|6513460||Retaining and guiding configuration||February, 2003||Fountoulakis||119/770|
|5785010||Collar for holding and leading animals||July, 1998||Koch||119/863|
|5701849||Device including buckle means for release of a pet collar||December, 1997||Suchowski et al.||119/865|
|5297514||Safety lock for an adjustable pet collar||March, 1994||Stout et al.||119/863|
|5099799||Animal collar/leash device||March, 1992||Giacobbe||119/793|
|4993215||Horse collar||February, 1991||Schutte||54/19.3|
|4741288||Combination collar and muzzle humane training aid||May, 1988||Anderson et al.||119/831|
|4621591||Combination collar and muzzle humane training aid||November, 1986||Anderson et al.||119/831|
|4491090||Animal collar||January, 1985||Almeida||119/863|
|4321891||Adjustable animal collar||March, 1982||Moeller||119/863|
|4224901||Combination inner flea-tick collar and outer protective collar, for animals||September, 1980||Carey, Jr.||119/654|
This invention relates to a dog collar having a belt-type buckle.
Modern dog collars have snap-type connectors at their ends, which allow one quickly to install or remove the collar. These connectors are not particularly attractive, and may have, or appear to have, inadequate strength and security in some situations.
It would be desirable to provide dog owners with the alternative choice of a collar having an attractive metal buckle, without making the buckle also function as a length adjuster. This way, there would be no dangling free end of material at the buckle, when the collar was adjusted to shorter lengths; the buckle would in every case present a tidy appearance.
An object of the invention is to provide a dog collar with a secure metal buckle which can be unfastened to remove the collar from the dog.
Another object is to improve the appearance of a dog collar.
These and other objects are attained by a dog collar having a non-adjustable belt-type buckle, as described below.
In the accompanying drawings,
FIG. 1 is a perspective view of a dog collar having buckle embodying the invention;
FIG. 2 is a similar view of the collar, with a portion removed, showing the buckle of the collar unfastened.
A dog collar embodying the invention, as shown in FIGS. 1 and 2, includes a strip 10 of a flexible material, which may be of any strong, durable, flexible material, most preferably a strong nylon fabric. Other materials such as leather may be appropriate alternatives.
The strip 10 has a first end 12 which is preferably doubled over a short distance; the overlap is maintained by stitching 14. A single hole 16 is punched through the doubled-over first end 12, to receive the pawl 18 of a metal buckle 20, which includes a frame 22 with a first crossbar 24 extending between the top and bottom sides 26, 28 of the frame. Lateral sides 30, 32 interconnect the top and bottom sides. The first crossbar loosely supports the pawl, which has sufficient length to engage one of the lateral sides. A trademark or logo, such as that shown at 34 in the drawings, may be applied to or formed on the buckle.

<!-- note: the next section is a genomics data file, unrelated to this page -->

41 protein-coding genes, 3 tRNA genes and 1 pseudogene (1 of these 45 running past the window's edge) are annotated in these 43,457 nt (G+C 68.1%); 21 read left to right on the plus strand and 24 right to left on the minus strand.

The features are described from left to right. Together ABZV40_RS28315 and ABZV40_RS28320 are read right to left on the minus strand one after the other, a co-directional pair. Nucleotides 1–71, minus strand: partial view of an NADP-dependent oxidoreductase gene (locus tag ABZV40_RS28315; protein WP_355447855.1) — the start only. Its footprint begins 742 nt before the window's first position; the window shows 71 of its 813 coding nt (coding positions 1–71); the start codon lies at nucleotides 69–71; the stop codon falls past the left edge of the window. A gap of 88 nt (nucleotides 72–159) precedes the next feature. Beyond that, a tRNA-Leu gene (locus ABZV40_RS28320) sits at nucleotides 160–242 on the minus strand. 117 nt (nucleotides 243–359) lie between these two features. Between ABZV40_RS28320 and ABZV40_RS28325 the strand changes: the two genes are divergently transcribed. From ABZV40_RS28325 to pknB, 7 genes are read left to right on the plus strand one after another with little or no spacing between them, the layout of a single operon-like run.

Adjacent the buckle, the straight segment of a D-ring 36 (for attaching a leash, tags, etc.) is retained between the overlapped layers of the first end by stitching 38 on either side of the straight segment.
The second end of the strip 10 is passed through a length adjuster 40 having two apertures 42 separated by a center post 44, then around a second crossbar 46 on the buckle, and back around the center post of the adjuster. The end of the strip is then secured by stitching 48 to the portion of the strip it overlaps, securing the center post. The length of the collar can be adjusted, as is commonly known, by relieving tension in the strip, and then moving the adjuster along the strip. A fabric band 50 may be applied to the collar before or after assembly to keep the unattached overlapped portions 52, 54 of the strip aligned.
The second crossbar is preferably offset rearward from the first crossbar, and the top and bottom sides of the buckle have increased depth, at least near their centers, to accommodate the offset and to strengthen the buckle.
It should be noted that the buckle is not adjustable, as it has only one hole. Any adjustment is achieved by moving the adjuster. The functions of the buckle are to enable one to remove the collar from the dog, and to provide an attractive appearance.
Since the invention is subject to modifications and variations, it is intended that the foregoing description and the accompanying drawings shall be interpreted as only illustrative of the invention defined by the following claims.